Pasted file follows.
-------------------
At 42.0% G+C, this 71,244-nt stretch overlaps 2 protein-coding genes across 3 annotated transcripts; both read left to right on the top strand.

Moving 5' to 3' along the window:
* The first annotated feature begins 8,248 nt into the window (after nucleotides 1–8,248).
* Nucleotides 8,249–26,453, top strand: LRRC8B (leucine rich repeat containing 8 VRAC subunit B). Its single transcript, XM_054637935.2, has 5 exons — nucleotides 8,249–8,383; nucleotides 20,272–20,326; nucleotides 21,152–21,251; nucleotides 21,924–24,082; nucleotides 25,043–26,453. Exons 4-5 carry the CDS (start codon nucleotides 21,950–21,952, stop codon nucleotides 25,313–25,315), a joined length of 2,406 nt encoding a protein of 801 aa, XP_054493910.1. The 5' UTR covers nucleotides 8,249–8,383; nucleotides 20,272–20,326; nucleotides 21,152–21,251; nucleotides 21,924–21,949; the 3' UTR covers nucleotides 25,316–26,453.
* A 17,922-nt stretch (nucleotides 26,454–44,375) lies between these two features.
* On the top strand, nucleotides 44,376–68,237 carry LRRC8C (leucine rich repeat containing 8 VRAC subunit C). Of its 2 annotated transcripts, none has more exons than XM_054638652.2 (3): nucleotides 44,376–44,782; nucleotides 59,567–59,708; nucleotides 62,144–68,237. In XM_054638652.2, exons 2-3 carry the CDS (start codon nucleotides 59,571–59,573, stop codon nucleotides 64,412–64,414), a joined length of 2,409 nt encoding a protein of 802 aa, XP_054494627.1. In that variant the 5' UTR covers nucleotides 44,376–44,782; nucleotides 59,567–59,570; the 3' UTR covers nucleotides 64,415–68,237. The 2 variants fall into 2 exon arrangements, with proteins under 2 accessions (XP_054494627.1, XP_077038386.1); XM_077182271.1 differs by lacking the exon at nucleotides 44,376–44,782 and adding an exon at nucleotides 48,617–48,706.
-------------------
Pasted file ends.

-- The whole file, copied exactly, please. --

At 42.0% G+C, this 71,244-nt stretch overlaps 2 protein-coding genes across 3 annotated transcripts; both read left to right on the top strand.

Moving 5' to 3' along the window:
* The first annotated feature begins 8,248 nt into the window (after nucleotides 1–8,248).
* Nucleotides 8,249–26,453, top strand: LRRC8B (leucine rich repeat containing 8 VRAC subunit B). Its single transcript, XM_054637935.2, has 5 exons — nucleotides 8,249–8,383; nucleotides 20,272–20,326; nucleotides 21,152–21,251; nucleotides 21,924–24,082; nucleotides 25,043–26,453. Exons 4-5 carry the CDS (start codon nucleotides 21,950–21,952, stop codon nucleotides 25,313–25,315), a joined length of 2,406 nt encoding a protein of 801 aa, XP_054493910.1. The 5' UTR covers nucleotides 8,249–8,383; nucleotides 20,272–20,326; nucleotides 21,152–21,251; nucleotides 21,924–21,949; the 3' UTR covers nucleotides 25,316–26,453.
* A 17,922-nt stretch (nucleotides 26,454–44,375) lies between these two features.
* On the top strand, nucleotides 44,376–68,237 carry LRRC8C (leucine rich repeat containing 8 VRAC subunit C). Of its 2 annotated transcripts, none has more exons than XM_054638652.2 (3): nucleotides 44,376–44,782; nucleotides 59,567–59,708; nucleotides 62,144–68,237. In XM_054638652.2, exons 2-3 carry the CDS (start codon nucleotides 59,571–59,573, stop codon nucleotides 64,412–64,414), a joined length of 2,409 nt encoding a protein of 802 aa, XP_054494627.1. In that variant the 5' UTR covers nucleotides 44,376–44,782; nucleotides 59,567–59,570; the 3' UTR covers nucleotides 64,415–68,237. The 2 variants fall into 2 exon arrangements, with proteins under 2 accessions (XP_054494627.1, XP_077038386.1); XM_077182271.1 differs by lacking the exon at nucleotides 44,376–44,782 and adding an exon at nucleotides 48,617–48,706.